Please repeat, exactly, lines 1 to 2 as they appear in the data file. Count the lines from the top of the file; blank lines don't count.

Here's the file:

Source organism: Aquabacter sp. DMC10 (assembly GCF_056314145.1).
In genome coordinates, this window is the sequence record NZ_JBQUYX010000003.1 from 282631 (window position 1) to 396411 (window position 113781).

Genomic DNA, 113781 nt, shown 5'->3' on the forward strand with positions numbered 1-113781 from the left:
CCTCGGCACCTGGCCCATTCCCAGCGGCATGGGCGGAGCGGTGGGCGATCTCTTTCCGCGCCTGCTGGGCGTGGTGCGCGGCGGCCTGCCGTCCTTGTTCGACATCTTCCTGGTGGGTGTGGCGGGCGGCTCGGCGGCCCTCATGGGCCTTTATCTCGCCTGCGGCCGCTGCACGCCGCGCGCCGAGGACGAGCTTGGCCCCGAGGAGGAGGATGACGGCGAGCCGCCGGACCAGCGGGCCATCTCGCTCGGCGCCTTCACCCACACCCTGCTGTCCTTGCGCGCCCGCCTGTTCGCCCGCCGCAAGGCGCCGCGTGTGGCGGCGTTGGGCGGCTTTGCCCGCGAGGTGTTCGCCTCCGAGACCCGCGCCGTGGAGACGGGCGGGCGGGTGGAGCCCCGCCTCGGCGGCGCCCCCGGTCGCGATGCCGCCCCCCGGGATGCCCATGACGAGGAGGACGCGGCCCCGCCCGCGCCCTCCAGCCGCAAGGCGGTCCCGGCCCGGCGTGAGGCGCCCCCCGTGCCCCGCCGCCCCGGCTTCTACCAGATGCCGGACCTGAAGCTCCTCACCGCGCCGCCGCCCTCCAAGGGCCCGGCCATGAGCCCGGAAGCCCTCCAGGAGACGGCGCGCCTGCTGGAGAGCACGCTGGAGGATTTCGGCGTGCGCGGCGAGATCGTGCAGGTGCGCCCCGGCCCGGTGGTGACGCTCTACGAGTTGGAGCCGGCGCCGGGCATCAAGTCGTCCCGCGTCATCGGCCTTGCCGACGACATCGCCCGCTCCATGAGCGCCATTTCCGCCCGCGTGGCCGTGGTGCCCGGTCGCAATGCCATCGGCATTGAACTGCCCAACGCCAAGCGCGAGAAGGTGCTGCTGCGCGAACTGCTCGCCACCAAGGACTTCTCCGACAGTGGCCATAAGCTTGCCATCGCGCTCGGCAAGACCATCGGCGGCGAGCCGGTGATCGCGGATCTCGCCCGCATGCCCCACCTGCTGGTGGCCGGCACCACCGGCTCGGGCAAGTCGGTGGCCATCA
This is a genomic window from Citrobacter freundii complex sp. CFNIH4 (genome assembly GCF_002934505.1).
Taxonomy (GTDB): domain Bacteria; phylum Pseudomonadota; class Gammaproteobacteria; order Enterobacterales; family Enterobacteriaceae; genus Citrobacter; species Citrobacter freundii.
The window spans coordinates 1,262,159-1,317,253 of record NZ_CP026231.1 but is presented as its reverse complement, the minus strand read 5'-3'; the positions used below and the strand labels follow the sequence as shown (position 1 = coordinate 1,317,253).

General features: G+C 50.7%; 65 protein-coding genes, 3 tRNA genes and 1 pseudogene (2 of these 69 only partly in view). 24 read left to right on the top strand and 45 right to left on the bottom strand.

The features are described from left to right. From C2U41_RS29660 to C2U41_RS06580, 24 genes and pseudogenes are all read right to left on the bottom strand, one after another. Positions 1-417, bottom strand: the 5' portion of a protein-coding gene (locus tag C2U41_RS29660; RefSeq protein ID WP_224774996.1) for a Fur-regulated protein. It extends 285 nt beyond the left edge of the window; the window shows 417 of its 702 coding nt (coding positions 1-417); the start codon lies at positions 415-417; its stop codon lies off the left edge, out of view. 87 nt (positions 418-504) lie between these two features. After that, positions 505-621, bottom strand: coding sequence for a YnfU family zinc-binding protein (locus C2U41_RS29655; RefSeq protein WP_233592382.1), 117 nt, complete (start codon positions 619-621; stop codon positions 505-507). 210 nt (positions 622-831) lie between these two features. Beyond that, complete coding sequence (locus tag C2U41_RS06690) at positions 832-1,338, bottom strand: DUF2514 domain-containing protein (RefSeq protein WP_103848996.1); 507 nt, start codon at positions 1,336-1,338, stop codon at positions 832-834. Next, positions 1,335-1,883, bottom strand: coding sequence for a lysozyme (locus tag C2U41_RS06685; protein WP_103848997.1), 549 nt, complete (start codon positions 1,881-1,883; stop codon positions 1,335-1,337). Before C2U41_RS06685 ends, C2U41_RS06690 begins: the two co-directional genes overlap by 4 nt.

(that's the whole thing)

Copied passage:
Source organism: Aquabacter sp. DMC10 (assembly GCF_056314145.1).
In genome coordinates, this window is the sequence record NZ_JBQUYX010000003.1 from 282631 (window position 1) to 396411 (window position 113781).